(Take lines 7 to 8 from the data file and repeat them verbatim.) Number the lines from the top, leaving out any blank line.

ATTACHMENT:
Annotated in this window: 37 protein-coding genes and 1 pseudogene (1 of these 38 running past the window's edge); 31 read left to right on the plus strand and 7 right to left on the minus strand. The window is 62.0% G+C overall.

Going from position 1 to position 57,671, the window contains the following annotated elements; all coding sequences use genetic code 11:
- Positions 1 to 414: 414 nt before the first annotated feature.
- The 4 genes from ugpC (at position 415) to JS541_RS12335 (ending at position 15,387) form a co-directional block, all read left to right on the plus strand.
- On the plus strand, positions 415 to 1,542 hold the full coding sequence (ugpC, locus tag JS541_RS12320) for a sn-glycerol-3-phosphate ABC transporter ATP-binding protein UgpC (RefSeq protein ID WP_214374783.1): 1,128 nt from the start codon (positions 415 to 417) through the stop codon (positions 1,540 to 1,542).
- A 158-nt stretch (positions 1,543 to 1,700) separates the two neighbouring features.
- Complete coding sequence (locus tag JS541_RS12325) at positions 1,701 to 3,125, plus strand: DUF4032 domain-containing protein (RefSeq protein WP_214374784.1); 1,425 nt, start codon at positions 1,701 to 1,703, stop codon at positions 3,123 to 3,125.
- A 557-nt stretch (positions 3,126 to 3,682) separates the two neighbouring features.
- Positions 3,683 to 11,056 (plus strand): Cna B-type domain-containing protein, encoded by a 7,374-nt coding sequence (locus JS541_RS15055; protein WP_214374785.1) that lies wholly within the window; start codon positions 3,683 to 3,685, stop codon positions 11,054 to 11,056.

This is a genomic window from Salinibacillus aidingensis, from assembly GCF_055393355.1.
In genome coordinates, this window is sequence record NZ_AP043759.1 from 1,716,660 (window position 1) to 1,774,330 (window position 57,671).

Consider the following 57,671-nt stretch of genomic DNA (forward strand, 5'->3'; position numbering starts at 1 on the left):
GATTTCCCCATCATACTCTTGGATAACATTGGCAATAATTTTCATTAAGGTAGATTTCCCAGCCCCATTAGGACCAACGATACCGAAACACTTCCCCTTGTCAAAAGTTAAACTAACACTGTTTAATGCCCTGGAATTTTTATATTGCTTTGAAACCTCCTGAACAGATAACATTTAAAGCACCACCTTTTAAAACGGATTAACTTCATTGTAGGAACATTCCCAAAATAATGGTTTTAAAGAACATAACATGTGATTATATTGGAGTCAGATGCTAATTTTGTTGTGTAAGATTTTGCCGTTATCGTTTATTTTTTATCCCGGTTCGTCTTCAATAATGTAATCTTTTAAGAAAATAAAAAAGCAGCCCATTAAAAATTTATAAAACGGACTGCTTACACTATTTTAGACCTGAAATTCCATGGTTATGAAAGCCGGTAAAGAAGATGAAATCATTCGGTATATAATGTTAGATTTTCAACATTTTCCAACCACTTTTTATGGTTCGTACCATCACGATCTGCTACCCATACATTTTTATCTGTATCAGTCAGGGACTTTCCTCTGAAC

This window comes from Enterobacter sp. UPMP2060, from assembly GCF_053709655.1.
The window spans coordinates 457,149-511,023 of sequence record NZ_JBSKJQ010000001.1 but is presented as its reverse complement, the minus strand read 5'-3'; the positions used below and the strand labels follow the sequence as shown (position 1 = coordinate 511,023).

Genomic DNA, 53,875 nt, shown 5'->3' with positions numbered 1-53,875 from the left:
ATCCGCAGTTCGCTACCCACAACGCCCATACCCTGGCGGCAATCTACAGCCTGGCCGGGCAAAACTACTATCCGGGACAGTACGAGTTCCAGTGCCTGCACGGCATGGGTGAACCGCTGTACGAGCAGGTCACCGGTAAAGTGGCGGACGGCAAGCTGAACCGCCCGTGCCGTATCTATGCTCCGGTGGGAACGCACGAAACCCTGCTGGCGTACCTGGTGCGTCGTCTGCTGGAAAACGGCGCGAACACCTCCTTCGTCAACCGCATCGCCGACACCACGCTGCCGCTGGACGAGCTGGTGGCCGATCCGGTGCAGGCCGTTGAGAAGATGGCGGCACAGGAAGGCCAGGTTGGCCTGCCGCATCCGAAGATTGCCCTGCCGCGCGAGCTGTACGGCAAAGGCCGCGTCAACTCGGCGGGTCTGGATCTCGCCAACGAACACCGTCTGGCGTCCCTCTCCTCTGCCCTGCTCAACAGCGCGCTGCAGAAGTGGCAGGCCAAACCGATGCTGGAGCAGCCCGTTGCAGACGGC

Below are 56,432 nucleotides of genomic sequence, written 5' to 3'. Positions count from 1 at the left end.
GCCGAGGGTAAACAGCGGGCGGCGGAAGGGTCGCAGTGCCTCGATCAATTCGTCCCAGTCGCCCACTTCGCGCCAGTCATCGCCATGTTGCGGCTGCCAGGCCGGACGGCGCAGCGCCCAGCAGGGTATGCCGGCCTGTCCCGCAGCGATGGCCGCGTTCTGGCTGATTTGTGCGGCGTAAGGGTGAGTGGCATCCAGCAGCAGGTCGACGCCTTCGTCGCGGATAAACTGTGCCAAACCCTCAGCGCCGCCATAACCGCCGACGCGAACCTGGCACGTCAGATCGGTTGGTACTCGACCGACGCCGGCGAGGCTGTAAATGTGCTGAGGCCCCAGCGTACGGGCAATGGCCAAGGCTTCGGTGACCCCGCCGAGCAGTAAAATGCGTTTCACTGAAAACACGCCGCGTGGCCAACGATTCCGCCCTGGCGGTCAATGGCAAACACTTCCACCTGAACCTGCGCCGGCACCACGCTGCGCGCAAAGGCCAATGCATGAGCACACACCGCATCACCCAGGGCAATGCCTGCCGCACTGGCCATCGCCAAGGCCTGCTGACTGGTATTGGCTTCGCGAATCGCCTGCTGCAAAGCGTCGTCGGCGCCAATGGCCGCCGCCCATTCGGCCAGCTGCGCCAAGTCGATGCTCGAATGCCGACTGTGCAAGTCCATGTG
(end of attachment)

- Complete coding sequence (locus tag JS541_RS12325) at positions 1,701 to 3,125, plus strand: DUF4032 domain-containing protein (RefSeq protein WP_214374784.1); 1,425 nt, start codon at positions 1,701 to 1,703, stop codon at positions 3,123 to 3,125.
- A 557-nt stretch (positions 3,126 to 3,682) separates the two neighbouring features.